This post was originally published as part of “The Trump Files”—a collection of telling episodes, strange but true stories, and curious scenes from the life of our current President—on July 7, 2016.
There was a time when Donald Trump spoke out against racism.
In 1999, when Trump was flirting with the idea of seeking the Reform Party’s presidential nomination, he paid a visit to a museum run by the Simon Wiesenthal Center, an organization that promotes human rights and studies the Holocaust. In a rare moment of eloquence, Trump called out his potential competitor for the nomination, commentator Pat Buchanan, for suggesting in a book that Hitler had posed no direct threat to the West in 1940.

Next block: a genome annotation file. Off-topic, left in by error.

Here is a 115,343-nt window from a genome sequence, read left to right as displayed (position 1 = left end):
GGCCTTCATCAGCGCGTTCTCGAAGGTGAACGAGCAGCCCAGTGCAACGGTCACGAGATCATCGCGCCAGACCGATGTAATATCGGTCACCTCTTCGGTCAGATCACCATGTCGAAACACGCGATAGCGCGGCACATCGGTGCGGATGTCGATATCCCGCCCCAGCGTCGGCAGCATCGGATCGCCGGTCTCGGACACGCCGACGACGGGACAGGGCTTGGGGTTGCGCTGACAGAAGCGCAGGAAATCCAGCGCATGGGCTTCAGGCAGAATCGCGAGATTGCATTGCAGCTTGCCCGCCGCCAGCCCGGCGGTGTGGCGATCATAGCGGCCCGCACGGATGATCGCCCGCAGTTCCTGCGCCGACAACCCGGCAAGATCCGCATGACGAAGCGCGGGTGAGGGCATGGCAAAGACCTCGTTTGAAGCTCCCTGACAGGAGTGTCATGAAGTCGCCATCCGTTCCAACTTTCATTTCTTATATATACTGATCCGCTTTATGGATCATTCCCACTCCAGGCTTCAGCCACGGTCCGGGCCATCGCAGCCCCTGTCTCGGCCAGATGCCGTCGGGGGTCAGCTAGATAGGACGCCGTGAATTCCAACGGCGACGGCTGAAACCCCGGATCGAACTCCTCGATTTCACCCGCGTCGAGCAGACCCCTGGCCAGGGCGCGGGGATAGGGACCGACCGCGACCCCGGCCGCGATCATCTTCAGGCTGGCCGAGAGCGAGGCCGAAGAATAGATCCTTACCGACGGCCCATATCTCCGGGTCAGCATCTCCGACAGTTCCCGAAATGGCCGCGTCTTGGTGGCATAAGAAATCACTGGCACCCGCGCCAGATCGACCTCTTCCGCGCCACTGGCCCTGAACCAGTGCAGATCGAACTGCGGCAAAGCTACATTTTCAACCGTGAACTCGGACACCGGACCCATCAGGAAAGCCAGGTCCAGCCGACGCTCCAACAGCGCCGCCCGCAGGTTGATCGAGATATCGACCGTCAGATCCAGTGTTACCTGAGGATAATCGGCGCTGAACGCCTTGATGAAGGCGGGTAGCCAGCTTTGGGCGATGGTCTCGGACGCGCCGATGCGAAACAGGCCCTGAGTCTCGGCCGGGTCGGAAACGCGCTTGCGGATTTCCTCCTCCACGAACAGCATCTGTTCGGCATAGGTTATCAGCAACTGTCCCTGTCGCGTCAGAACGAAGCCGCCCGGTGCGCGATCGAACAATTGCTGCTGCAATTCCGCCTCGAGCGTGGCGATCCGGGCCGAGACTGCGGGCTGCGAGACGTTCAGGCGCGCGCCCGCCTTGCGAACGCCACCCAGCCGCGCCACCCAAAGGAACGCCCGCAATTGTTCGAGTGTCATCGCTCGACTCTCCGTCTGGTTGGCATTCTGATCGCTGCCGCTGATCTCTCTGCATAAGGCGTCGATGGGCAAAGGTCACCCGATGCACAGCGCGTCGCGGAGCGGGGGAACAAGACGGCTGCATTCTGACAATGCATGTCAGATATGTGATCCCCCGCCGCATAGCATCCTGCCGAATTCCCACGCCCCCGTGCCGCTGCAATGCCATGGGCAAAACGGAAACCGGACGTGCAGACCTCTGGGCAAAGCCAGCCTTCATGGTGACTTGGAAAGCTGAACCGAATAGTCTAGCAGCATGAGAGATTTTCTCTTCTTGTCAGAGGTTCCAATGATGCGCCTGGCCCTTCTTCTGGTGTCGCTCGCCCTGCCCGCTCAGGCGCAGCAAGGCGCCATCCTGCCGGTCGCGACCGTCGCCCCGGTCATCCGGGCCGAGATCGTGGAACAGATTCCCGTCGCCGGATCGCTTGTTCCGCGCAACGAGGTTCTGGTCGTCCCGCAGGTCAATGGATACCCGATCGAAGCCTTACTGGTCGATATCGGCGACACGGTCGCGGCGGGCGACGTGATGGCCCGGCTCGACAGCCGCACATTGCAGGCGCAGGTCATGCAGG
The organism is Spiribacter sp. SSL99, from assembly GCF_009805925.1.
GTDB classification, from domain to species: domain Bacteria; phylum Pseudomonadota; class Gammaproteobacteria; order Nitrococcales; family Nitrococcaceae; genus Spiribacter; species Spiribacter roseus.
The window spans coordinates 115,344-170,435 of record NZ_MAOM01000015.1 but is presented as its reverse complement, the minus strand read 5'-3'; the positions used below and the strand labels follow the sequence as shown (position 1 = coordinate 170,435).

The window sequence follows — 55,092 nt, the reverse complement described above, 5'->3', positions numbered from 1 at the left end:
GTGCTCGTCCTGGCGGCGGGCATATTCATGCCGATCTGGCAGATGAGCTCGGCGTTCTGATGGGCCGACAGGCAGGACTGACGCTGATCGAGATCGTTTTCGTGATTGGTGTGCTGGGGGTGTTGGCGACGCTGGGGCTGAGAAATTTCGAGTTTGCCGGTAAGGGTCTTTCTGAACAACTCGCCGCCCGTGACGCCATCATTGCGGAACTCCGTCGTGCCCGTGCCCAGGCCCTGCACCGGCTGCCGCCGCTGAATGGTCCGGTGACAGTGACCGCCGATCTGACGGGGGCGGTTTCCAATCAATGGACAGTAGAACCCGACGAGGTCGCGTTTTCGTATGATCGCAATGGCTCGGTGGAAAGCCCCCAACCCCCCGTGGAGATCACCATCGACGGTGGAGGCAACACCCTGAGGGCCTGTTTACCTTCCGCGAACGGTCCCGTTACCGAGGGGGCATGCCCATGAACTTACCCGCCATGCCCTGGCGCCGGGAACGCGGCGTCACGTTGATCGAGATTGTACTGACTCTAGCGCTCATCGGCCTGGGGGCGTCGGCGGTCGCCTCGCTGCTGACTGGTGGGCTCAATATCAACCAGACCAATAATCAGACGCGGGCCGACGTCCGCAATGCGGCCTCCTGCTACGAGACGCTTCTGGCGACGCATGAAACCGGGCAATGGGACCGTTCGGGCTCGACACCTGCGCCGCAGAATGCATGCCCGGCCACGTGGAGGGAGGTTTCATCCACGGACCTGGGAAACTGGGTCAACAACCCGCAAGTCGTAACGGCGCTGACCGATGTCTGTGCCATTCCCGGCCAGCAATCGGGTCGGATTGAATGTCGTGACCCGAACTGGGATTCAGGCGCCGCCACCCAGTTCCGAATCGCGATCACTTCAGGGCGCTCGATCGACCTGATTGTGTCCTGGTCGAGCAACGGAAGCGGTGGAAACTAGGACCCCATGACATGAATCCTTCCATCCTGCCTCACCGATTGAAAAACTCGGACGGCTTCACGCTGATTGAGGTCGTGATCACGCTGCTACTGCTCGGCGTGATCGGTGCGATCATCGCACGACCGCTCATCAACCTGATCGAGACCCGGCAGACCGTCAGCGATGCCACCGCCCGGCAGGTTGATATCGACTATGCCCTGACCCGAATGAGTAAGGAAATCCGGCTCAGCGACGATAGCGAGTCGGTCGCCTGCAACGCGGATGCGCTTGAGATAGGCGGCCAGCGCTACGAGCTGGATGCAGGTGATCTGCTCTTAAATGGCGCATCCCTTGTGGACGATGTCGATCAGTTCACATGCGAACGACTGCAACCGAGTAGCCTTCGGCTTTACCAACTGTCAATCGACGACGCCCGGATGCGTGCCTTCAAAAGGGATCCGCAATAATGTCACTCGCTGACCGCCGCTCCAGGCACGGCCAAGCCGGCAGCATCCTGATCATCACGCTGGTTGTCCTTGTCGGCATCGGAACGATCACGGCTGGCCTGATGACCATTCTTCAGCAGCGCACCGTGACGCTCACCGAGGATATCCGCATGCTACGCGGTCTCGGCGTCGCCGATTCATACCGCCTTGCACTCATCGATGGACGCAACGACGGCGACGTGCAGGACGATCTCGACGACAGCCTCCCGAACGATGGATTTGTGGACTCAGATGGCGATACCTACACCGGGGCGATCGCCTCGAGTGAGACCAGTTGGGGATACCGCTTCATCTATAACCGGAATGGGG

“In the 1930s, everyone thought Hitler was a fringe element who could never come to power,” Trump said, according to an article in USA Today.
“History showed otherwise,” he added. “We must recognize bigotry and prejudice and defeat it wherever it appears.”
Trump encouraged his rival to visit the museum, hoping it would enlighten him. “I think Pat Buchanan should come here, absolutely,” Trump said, according to the Associated Press. “His views are so far off, and what he wrote in his book was so bad.”
Nowadays, it’s fellow Republicans who have to ask Trump to avoid racist remarks and tweets that originate with anti-Semitic white supremacists.